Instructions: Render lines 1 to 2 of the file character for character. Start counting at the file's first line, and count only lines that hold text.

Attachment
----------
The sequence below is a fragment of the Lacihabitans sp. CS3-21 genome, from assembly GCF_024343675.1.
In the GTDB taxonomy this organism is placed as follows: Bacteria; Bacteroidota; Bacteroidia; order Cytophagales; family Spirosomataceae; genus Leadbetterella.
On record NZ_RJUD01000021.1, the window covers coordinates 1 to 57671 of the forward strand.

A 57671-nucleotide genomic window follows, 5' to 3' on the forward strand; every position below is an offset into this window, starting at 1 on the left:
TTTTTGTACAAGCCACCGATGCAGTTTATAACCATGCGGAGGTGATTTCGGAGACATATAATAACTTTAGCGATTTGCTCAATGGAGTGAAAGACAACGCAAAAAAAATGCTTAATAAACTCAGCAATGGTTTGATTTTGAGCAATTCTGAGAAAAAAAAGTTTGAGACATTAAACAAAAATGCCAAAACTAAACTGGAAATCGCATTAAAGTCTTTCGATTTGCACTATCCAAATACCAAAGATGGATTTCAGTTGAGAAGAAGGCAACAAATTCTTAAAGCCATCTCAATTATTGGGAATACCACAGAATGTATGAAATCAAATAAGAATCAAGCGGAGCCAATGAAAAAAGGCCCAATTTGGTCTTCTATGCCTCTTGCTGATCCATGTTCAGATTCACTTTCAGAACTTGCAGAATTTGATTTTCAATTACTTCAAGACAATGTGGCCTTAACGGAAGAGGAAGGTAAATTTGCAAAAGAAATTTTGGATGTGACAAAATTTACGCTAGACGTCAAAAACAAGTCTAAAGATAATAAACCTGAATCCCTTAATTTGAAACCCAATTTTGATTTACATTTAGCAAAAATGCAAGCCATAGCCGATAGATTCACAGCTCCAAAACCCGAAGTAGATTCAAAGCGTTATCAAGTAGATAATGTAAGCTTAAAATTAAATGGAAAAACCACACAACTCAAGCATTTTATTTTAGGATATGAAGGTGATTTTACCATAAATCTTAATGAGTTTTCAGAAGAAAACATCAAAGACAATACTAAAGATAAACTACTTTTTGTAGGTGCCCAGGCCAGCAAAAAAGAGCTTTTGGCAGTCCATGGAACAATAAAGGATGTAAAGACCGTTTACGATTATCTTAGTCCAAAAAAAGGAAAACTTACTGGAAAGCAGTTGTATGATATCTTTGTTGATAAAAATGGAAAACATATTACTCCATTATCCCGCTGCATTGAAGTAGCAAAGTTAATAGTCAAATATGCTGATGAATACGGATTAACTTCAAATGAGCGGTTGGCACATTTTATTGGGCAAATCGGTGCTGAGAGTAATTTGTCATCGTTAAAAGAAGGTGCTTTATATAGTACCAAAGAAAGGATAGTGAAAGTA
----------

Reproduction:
The sequence below is a fragment of the Lacihabitans sp. CS3-21 genome, from assembly GCF_024343675.1.
In the GTDB taxonomy this organism is placed as follows: Bacteria; Bacteroidota; Bacteroidia; order Cytophagales; family Spirosomataceae; genus Leadbetterella.